This is all happening as ABC13 saw Southwest passengers arriving to Hobby not by plane, but by bus. Overnight, one bus drove 24 hours from La Guardia Airport in New York and arrived at Hobby Airport.

"It was so hard and in spite of it, Southwest looked out for us to get a bus to come here," one of the passengers onboard the bus said. 

Another bus carrying 52 passengers drove 16 hours from Denver and arrived at about 5 a.m. Wednesday.

"We took bathroom breaks, got food, did what we could to make them comfortable," Eric Miller, who drove 21 hours from Denver, said.

My brother and his wife were relatively lucky; they simply had to return to my parents' house to spend an extra couple of days there, and were able to fly back to Denver today via United Airlines out of Bush Intercontinental. The same can't be said for so many other people who are still trying to find a way to get home.

Southwest founder Herb Kelleher must be spinning in his grave right now. 

Simple Flying, One Mile at a Time, and the Houston Press have more.

Radiance Technologies Independence Bowl: Houston 23, Louisiana-Lafayette 16

The Cougars ended their football season with a 7-5 record, as I predicted last month. What I got wrong was the way they arrived at that record; instead of losing to a 7-3 East Carolina team on the road, the Coogs played their best football of the year and dismantled the Pirates, 42-3. And instead of defeating a 4-7 Tulsa team at home, they opened up a massive can of quit on Senior Day and got embarrassed, 37-30.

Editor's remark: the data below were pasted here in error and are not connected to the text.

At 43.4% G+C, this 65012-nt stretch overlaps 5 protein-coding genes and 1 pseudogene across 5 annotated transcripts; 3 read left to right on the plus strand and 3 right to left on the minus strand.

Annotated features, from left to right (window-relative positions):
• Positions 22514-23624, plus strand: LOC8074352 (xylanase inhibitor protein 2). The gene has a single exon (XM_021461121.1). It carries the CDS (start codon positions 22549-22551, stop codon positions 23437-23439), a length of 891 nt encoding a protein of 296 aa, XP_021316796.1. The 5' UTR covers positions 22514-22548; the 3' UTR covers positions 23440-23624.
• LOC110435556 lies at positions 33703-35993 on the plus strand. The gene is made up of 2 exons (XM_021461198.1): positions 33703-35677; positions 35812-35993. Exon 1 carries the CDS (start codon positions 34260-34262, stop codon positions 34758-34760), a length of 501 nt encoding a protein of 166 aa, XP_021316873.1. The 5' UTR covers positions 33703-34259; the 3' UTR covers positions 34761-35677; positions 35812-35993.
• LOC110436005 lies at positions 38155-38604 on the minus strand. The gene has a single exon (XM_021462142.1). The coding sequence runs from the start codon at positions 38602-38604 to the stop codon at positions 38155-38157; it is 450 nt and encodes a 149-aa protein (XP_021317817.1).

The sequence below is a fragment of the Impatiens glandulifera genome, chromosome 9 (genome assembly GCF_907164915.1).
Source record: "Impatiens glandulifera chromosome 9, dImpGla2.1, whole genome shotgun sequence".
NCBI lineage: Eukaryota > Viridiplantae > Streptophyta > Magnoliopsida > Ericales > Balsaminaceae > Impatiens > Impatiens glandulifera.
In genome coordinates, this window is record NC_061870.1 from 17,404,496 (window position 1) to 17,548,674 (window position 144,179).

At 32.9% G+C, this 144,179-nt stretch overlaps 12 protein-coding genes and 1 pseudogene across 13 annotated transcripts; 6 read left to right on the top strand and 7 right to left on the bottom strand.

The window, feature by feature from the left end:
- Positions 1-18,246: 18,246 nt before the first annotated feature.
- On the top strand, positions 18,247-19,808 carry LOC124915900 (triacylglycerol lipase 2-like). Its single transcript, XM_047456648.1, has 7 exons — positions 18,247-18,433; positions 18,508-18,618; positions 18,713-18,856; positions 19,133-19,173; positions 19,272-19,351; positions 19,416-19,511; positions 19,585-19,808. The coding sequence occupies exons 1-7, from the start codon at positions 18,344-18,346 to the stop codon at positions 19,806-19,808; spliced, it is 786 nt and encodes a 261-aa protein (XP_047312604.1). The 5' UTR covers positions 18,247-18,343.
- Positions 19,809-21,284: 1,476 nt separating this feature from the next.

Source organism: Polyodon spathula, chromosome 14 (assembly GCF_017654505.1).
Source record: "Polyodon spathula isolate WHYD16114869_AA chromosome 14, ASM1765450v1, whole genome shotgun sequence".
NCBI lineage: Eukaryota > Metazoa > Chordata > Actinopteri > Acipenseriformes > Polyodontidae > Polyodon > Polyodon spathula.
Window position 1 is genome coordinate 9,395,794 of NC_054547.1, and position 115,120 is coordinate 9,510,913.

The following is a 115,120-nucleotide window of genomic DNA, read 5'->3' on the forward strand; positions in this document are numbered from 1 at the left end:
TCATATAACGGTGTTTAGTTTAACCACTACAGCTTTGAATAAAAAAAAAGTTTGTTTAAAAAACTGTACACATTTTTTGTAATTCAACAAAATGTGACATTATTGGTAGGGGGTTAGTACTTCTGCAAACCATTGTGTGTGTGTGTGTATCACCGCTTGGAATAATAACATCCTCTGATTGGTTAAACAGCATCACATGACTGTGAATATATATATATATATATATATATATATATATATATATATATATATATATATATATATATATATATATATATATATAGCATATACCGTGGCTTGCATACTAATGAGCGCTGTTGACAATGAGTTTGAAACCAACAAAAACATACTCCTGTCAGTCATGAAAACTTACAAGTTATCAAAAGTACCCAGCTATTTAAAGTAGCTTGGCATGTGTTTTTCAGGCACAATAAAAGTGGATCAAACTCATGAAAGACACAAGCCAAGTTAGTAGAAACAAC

The team's reward for going 7-5 was a trip to Shreveport to face the 6-6 Ragin' Cajuns in a frigid Independence Stadium. The game did not start out well for Houston, as ULL led 16-6 at the half. But the Cougars rallied in the second half to pull off the win and bring their all-time bowl record to 13-16-1.

The Good: QB Clayton Tune and WR Tank Dell could have opted out of this game to prepare for the NFL draft. They chose, instead, to play their final game of their UH careers with their teammates. Tune passed for 224 yards (including a 41-yard pass to KeSean Carter on 1st and 30!), rushed for 55 more, threw three touchdowns and had no interceptions. Two of those TD passes were to Dell, including the go-ahead score with 20 seconds remaining. It was a fitting end to both of their tenures in UH jerseys.  

The defense struggled in the first half but stepped up in the second half, keeping the Cajuns from scoring as well as recovering three turnovers.

The Bad: The Cougars started out slow, allowing the Cajuns to score on their first drive of the game and jump out to a 16-6 lead at halftime. The Cougars didn't even find the endzone until 3 minutes left in the second quarter, and kicker Kyle Ramsey missed the extra point. The Coogs also allowed the Cajuns to go three-of-three on fourth down attempts and were flagged 7 times for 61 yards.

What It Means: The Cougars began the 2022 football season with a a top 25 ranking and realistic expectations for a conference championship and New Year's Six bowl. They end it with a bowl win over a .500 Sun Belt team after a 7-5 regular season. To say that the season was a disappointment would be an understatement. Things don't get easier from here, either, as the Cougars now join the Big 12 conference for the 2023 season. Could this be their last bowl appearance for awhile?